Egypt Independent

Sisi meets Italy’s interior minister, discusses latest developments in Regeni’s case



 

President Abdel Fattah al-Sisi received on Wednesday Italian Deputy Prime Minister and Interior Minister Matteo Salvini, to discuss ways of enhancing bilateral relations as well as the latest developments regarding the murder of Italian studen Giulio Regeni in Cairo on 2016.

Egypt’s Interior Minister Mahmoud Tawfik, head of the General Intelligence Abbas Kamel and the Italian ambassador to Cairo attended the meeting.

Sisi stressed the importance of enhancing cooperation and strategic partnership between Egypt and Italy. He also stressed a strong will and desire to reach final results in investigations into the killing of Regeni and sending the perpetrators to justice.

Sisi asserted on Egypt’s keenness to cooperate regarding Regeni’s case with Italian judicial authorities.

The meeting discussed international and regional issues of mutual concern, especially the situation in Libya and illegal migration across the Mediterranean, as well as joint efforts in the fight against terrorism.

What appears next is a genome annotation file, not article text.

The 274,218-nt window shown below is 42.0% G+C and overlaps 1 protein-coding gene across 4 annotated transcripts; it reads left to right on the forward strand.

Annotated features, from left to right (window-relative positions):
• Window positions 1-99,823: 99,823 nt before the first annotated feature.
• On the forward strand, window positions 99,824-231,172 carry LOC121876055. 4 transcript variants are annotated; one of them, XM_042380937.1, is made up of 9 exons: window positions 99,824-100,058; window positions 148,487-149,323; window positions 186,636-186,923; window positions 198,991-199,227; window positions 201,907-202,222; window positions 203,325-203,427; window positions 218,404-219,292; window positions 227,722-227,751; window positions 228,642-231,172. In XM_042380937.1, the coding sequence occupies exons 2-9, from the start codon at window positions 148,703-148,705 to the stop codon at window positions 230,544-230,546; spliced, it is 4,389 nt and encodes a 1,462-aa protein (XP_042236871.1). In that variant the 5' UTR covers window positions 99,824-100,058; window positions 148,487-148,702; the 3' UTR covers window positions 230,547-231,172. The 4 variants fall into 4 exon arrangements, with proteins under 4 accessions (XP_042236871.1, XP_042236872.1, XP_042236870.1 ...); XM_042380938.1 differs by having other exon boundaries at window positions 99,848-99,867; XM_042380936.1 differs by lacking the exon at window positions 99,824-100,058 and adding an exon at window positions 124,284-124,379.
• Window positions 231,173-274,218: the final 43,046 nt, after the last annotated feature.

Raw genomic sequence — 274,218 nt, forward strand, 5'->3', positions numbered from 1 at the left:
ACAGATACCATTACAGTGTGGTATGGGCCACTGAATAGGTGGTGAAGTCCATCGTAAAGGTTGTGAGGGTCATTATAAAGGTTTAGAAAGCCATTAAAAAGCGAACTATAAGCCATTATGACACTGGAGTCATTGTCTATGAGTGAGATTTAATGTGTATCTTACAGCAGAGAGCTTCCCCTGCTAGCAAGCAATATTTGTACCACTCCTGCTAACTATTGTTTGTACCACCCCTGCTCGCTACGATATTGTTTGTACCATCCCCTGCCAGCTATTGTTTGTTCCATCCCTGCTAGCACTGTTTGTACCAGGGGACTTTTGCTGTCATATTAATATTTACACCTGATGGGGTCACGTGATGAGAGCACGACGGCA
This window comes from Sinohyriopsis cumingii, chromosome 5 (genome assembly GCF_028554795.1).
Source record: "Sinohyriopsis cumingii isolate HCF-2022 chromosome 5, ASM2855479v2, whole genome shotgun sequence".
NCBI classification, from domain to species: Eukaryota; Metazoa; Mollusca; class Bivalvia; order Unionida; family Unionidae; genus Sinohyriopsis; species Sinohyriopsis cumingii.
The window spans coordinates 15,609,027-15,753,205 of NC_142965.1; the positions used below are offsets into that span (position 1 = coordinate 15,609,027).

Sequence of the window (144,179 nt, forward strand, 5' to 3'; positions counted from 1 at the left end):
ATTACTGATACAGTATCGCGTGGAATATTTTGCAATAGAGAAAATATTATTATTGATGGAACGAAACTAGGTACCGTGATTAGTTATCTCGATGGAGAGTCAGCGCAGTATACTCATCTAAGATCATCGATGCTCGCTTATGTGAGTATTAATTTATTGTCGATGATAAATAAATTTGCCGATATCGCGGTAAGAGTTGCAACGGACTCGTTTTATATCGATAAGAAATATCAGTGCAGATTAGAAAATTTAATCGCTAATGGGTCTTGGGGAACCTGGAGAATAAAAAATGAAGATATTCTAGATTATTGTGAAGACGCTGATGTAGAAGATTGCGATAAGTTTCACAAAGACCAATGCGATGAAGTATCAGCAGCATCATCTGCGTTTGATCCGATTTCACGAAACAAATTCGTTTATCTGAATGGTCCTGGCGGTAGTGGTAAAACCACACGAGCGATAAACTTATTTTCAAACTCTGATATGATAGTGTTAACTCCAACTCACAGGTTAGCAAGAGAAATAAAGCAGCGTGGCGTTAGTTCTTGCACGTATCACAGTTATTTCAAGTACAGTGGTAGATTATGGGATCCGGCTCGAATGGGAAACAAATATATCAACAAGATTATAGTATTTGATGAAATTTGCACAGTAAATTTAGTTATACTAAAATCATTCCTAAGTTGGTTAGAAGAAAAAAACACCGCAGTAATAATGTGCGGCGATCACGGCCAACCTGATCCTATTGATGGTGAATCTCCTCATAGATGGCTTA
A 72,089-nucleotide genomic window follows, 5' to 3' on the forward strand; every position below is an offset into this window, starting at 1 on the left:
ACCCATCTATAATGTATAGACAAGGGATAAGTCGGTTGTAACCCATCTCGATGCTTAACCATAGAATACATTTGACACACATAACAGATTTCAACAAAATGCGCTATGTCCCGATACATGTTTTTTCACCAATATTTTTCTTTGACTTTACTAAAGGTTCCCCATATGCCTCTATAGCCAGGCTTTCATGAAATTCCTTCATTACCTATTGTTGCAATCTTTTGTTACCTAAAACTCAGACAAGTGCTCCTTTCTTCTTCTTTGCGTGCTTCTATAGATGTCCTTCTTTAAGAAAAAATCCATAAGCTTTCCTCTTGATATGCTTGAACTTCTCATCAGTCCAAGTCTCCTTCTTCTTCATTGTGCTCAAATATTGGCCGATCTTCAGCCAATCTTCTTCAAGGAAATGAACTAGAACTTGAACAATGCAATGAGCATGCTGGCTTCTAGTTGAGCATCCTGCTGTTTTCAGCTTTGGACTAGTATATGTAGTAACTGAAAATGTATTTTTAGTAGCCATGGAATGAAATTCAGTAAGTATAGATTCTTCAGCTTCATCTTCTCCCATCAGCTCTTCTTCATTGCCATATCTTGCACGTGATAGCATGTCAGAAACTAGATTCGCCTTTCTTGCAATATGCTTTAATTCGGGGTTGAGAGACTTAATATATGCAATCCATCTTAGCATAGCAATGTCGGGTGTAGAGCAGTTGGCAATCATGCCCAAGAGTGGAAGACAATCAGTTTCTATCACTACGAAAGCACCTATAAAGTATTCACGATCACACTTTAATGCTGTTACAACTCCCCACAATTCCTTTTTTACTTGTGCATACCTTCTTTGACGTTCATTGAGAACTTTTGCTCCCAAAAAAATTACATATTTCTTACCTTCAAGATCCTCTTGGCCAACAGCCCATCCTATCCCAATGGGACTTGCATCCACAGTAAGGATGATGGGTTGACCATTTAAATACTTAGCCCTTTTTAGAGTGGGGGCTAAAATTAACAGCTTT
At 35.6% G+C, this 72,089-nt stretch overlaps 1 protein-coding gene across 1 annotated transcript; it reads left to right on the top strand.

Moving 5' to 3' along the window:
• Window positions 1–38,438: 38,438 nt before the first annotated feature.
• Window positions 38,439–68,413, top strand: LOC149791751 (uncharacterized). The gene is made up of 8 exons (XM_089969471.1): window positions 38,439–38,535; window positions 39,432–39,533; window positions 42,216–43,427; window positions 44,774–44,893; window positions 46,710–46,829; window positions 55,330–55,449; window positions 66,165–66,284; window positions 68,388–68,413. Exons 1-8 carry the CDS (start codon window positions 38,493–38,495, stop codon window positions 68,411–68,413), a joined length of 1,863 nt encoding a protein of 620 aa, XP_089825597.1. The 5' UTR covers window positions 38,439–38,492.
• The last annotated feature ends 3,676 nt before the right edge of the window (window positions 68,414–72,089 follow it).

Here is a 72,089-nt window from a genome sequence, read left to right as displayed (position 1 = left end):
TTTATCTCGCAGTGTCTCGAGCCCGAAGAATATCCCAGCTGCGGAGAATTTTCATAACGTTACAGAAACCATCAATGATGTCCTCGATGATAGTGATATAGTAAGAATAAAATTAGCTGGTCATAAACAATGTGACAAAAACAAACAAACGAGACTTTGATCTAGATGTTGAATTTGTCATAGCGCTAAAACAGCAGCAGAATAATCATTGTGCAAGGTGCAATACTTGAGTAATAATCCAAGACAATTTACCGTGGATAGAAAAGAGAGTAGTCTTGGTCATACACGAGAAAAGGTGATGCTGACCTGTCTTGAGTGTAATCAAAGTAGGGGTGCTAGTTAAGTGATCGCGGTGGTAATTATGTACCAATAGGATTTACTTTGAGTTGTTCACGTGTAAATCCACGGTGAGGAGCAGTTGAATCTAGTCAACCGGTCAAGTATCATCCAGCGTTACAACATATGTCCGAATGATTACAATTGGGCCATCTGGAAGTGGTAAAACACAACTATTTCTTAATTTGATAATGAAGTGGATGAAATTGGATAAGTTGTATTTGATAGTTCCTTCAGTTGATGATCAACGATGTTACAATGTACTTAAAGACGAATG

Salvini stressed the depth and strength of bilateral relations between Cairo and Italy, praising cooperation between the two sides in the economic field, the fight against terrorism and illegal immigration.

Salvini praised the cooperation of the Egyptian authorities in Regeni’s case stated that Italy is planning an international conference on counter-terrorism efforts and illegal immigration soon.

Regeni, a 28-year-old Italian University of Cambridge PhD student, was conducting field research in Cair regarding the independent trade unions in Egypt.

He disappeared January 24, 2016 in central Cairo, amid a high presence of police in the area, who were anticipating protests.

His body, bearing signs of torture, was discovered on a desert roadside on February 6 2016.

Initially, Egyptian police officials suggested Regeni died in a road accident. However, an Italian autopsy showed that Regeni’s body was covered with cuts, and his bones were broken, indicating that he had been hit with “fists, batons and hammers.”

Egypt has emphatically denied that its police were involved in his abduction, torture, or death.

The Regeni case has strained ties between Egypt and Italy, which recalled its ambassador over the case. Relations were restored in August when Rome said it would return its ambassador to Cairo and continue to search for Regeni’s killers.

Edited translation from Al-Masry Al-Youm